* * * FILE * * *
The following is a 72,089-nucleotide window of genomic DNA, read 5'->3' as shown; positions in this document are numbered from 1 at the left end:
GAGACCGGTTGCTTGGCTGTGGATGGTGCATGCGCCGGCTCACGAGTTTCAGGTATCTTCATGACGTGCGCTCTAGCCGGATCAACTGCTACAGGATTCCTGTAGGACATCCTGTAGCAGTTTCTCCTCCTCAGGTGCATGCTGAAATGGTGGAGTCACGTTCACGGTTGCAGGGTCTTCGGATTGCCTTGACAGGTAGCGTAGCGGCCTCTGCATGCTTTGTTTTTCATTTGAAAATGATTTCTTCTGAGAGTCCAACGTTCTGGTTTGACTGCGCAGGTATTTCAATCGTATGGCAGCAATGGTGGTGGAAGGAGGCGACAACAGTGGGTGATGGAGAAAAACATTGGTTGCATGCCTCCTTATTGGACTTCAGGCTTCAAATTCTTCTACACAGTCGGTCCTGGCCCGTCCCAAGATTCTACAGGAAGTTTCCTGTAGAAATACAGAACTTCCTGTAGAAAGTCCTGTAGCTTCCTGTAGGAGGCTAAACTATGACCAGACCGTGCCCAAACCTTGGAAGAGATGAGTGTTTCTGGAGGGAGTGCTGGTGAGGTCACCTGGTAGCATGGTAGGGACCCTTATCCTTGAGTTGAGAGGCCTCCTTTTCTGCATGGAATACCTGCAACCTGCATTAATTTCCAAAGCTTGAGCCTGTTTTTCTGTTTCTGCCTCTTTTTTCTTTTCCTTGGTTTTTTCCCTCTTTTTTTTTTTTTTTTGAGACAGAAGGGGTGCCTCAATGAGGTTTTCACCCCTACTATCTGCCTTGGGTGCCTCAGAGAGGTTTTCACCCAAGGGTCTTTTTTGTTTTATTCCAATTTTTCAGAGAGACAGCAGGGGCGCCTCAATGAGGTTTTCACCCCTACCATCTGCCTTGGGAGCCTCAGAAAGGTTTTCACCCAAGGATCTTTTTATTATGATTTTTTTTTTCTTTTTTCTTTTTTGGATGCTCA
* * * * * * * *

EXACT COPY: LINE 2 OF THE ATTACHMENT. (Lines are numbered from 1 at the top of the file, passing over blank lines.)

GAGACCGGTTGCTTGGCTGTGGATGGTGCATGCGCCGGCTCACGAGTTTCAGGTATCTTCATGACGTGCGCTCTAGCCGGATCAACTGCTACAGGATTCCTGTAGGACATCCTGTAGCAGTTTCTCCTCCTCAGGTGCATGCTGAAATGGTGGAGTCACGTTCACGGTTGCAGGGTCTTCGGATTGCCTTGACAGGTAGCGTAGCGGCCTCTGCATGCTTTGTTTTTCATTTGAAAATGATTTCTTCTGAGAGTCCAACGTTCTGGTTTGACTGCGCAGGTATTTCAATCGTATGGCAGCAATGGTGGTGGAAGGAGGCGACAACAGTGGGTGATGGAGAAAAACATTGGTTGCATGCCTCCTTATTGGACTTCAGGCTTCAAATTCTTCTACACAGTCGGTCCTGGCCCGTCCCAAGATTCTACAGGAAGTTTCCTGTAGAAATACAGAACTTCCTGTAGAAAGTCCTGTAGCTTCCTGTAGGAGGCTAAACTATGACCAGACCGTGCCCAAACCTTGGAAGAGATGAGTGTTTCTGGAGGGAGTGCTGGTGAGGTCACCTGGTAGCATGGTAGGGACCCTTATCCTTGAGTTGAGAGGCCTCCTTTTCTGCATGGAATACCTGCAACCTGCATTAATTTCCAAAGCTTGAGCCTGTTTTTCTGTTTCTGCCTCTTTTTTCTTTTCCTTGGTTTTTTCCCTCTTTTTTTTTTTTTTTTGAGACAGAAGGGGTGCCTCAATGAGGTTTTCACCCCTACTATCTGCCTTGGGTGCCTCAGAGAGGTTTTCACCCAAGGGTCTTTTTTGTTTTATTCCAATTTTTCAGAGAGACAGCAGGGGCGCCTCAATGAGGTTTTCACCCCTACCATCTGCCTTGGGAGCCTCAGAAAGGTTTTCACCCAAGGATCTTTTTATTATGATTTTTTTTTTCTTTTTTCTTTTTTGGATGCTCA